Pumpkin life cycle
The well-known pumpkin is among the most fascinating garden plants to see. Pumpkin growing stages are highlighted and distinct, from the little sprout emerging out of the ground to the lengthy vines spreading quickly to the stunning yellow blossoms opening and the tiny green orbs transforming into big orange globes.
Pumpkin growing stages, from Seed to Harvest
Observing pumpkins mature through their various stages is among the most fun aspects of cultivating them. There are few things more gratifying than sowing seed with the knowledge that it will someday provide sustenance for you. These are the 8 pumpkin growing stages:
Sowing the pumpkin seeds
Pumpkins are born as little more than seeds, like the majority of plants. The pale yellow seed, which is about triangular in shape, has everything a mature plant needs to flourish. It just takes a week or so for the first two leaves to appear when you sow the seeds in warm, wet soil.
After germination, two little green leaves will emerge from the ground. These two leaves are known as sprouts and are not the “true” leaves.
In fact, a lot of people grow these pumpkin sprouts to eat, especially in the winter when fresh greens are harder to come by. Eventually, these tiny plants will develop into pumpkin plants.
A true pumpkin leaf
The sprout will start to produce leaves about a week after it first pops up from the ground. You can tell the difference between true leaves and sprouts by observing the following:
- The spherical, tiny leaves of sprouts.
- Between the sprouting leaves, the plant’s true leaves emerge from the core.
- The leaf colour is a deep green.
- The edges of the leaves are broken.
- The leaves will keep growing for a few more weeks. The rest of the plant starts to grow once these first three leaves appear.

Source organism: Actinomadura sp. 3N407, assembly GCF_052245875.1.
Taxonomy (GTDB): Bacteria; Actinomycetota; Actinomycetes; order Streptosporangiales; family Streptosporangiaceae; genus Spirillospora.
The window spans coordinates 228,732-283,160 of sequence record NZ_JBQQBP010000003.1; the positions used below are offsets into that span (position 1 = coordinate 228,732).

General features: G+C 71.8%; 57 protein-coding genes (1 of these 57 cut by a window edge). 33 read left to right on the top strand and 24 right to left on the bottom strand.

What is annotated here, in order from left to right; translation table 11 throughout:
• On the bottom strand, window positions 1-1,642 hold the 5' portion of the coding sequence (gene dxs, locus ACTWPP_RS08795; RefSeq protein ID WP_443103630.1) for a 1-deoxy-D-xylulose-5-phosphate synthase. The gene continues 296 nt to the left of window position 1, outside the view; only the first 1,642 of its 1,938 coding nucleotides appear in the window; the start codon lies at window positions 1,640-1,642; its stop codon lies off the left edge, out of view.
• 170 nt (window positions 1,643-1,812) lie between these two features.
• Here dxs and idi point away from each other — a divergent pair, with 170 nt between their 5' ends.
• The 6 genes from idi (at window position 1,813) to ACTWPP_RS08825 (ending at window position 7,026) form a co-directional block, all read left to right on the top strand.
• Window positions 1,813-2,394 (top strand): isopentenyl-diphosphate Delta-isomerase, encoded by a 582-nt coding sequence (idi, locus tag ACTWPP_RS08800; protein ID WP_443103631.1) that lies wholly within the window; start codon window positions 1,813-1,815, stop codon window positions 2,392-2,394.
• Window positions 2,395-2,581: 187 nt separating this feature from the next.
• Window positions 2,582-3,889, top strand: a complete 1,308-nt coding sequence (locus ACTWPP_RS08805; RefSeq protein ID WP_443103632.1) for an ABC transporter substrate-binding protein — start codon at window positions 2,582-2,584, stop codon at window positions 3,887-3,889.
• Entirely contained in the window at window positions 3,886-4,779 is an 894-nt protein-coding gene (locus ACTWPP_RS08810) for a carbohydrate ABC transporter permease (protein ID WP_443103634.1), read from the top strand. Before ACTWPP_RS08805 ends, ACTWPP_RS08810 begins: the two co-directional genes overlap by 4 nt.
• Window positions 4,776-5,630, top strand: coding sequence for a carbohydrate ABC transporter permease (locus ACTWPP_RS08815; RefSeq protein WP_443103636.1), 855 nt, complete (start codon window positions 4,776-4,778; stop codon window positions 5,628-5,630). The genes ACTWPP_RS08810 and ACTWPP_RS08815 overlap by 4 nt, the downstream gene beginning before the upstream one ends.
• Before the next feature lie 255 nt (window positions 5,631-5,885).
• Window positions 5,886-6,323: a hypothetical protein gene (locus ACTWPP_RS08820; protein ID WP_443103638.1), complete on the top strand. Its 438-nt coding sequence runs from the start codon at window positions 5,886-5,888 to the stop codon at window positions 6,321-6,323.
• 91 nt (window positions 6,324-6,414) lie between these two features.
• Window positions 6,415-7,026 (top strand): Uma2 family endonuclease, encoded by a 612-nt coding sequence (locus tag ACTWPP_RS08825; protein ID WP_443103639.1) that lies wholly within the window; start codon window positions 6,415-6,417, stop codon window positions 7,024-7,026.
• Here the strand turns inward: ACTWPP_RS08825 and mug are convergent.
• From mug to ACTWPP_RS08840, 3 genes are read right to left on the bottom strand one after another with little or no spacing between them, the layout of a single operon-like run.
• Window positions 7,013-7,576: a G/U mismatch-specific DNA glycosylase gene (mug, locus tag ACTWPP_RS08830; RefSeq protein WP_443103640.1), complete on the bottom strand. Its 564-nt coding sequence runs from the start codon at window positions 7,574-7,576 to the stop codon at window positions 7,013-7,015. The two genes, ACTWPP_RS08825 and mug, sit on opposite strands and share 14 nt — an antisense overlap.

Growth and Development of Pumpkin Vines
Almost immediately after the leaves appear, the pumpkin plant starts to expand. The vines extend further and spread out from the plant’s base almost every day. Pumpkin vines have the potential to grow up to six inches (15 centimetres) in length per day under the ideal climate and water conditions.
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The pumpkin vines will suddenly sprout vivid yellow blossoms in the middle of the growing season. The male flowers are the first to bloom. They have a pollen-coated stamen in the centre and stand upright. About ten days after the male pumpkin flowers bloom, the female ones do as well.
Remember to keep male blooms on the vines until the females have finished closing up. In the absence of both male and female flowers, pollination cannot occur.
At the base of the flower, little green fruits will start to form once the female blossoms have closed. When you see these tiny orbs, which are young pumpkins, pollination has been effective.
The newborn pumpkins grow bigger during the following weeks. You will be able to identify it as a pumpkin, although a green one, after a few weeks.
The green fruits mature to their full size and start to turn their distinctive orange colour in the final few weeks of the pumpkin growing stages. To prevent the pumpkins from developing green streaks, turn them occasionally so the sun can shine on all sides.
Remember that not all pumpkin varieties are orange. The variety of plants you planted determines the colour.
The pumpkin vines will start to wilt and turn brown at the conclusion of the growing seasons for pumpkins. The pumpkins can now be harvested, and you can enjoy the last phase of their development by eating them!
To guarantee a hassle-free pumpkin growing experience, be sure to verify the following information before planting:
- Pumpkin variety
- Fruit size of the pumpkins
- Vine reach
- Duration of the growing season
The ideal seed germination rate is between 80% and 90%.
We hope that this article has provided you with a sneak peek at what’s to come in your adventure of pumpkin cultivation. Gaining more knowledge about pumpkin growing stages gives you an advantage because you’ll be more prepared and less likely to make mistakes.
Please let us know how much pumpkin you were able to harvest this growing season and share your pumpkin-growing experiences in the comments.